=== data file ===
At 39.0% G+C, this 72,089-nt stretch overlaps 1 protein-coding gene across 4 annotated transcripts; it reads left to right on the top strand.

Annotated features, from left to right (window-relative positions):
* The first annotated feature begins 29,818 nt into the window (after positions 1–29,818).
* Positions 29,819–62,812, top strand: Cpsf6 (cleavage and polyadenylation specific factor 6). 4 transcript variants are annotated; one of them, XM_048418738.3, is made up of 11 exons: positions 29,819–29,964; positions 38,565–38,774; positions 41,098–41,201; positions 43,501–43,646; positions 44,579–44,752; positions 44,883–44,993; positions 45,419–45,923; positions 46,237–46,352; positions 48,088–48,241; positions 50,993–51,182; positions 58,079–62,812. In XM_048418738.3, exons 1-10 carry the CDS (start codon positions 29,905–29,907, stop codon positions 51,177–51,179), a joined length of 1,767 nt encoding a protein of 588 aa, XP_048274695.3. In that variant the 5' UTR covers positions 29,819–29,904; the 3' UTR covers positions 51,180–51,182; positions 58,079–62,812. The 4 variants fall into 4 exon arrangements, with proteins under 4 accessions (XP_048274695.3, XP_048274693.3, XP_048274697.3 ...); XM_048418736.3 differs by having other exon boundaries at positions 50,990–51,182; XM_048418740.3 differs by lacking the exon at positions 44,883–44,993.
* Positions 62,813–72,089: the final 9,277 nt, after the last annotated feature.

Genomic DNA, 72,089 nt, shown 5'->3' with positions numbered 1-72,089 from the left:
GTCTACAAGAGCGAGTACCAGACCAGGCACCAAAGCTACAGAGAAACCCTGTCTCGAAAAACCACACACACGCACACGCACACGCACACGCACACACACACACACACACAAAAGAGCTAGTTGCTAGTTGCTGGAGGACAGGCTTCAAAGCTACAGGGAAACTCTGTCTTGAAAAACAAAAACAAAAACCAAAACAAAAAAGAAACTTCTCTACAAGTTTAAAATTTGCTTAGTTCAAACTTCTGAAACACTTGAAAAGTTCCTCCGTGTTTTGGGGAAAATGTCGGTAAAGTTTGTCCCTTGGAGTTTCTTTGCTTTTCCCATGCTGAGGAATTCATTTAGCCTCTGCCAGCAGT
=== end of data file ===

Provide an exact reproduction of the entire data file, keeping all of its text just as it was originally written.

At 39.0% G+C, this 72,089-nt stretch overlaps 1 protein-coding gene across 4 annotated transcripts; it reads left to right on the top strand.

Annotated features, from left to right (window-relative positions):
* The first annotated feature begins 29,818 nt into the window (after positions 1–29,818).
* Positions 29,819–62,812, top strand: Cpsf6 (cleavage and polyadenylation specific factor 6). 4 transcript variants are annotated; one of them, XM_048418738.3, is made up of 11 exons: positions 29,819–29,964; positions 38,565–38,774; positions 41,098–41,201; positions 43,501–43,646; positions 44,579–44,752; positions 44,883–44,993; positions 45,419–45,923; positions 46,237–46,352; positions 48,088–48,241; positions 50,993–51,182; positions 58,079–62,812. In XM_048418738.3, exons 1-10 carry the CDS (start codon positions 29,905–29,907, stop codon positions 51,177–51,179), a joined length of 1,767 nt encoding a protein of 588 aa, XP_048274695.3. In that variant the 5' UTR covers positions 29,819–29,904; the 3' UTR covers positions 51,180–51,182; positions 58,079–62,812. The 4 variants fall into 4 exon arrangements, with proteins under 4 accessions (XP_048274695.3, XP_048274693.3, XP_048274697.3 ...); XM_048418736.3 differs by having other exon boundaries at positions 50,990–51,182; XM_048418740.3 differs by lacking the exon at positions 44,883–44,993.
* Positions 62,813–72,089: the final 9,277 nt, after the last annotated feature.

Genomic DNA, 72,089 nt, shown 5'->3' with positions numbered 1-72,089 from the left:
GTCTACAAGAGCGAGTACCAGACCAGGCACCAAAGCTACAGAGAAACCCTGTCTCGAAAAACCACACACACGCACACGCACACGCACACGCACACACACACACACACACAAAAGAGCTAGTTGCTAGTTGCTGGAGGACAGGCTTCAAAGCTACAGGGAAACTCTGTCTTGAAAAACAAAAACAAAAACCAAAACAAAAAAGAAACTTCTCTACAAGTTTAAAATTTGCTTAGTTCAAACTTCTGAAACACTTGAAAAGTTCCTCCGTGTTTTGGGGAAAATGTCGGTAAAGTTTGTCCCTTGGAGTTTCTTTGCTTTTCCCATGCTGAGGAATTCATTTAGCCTCTGCCAGCAGT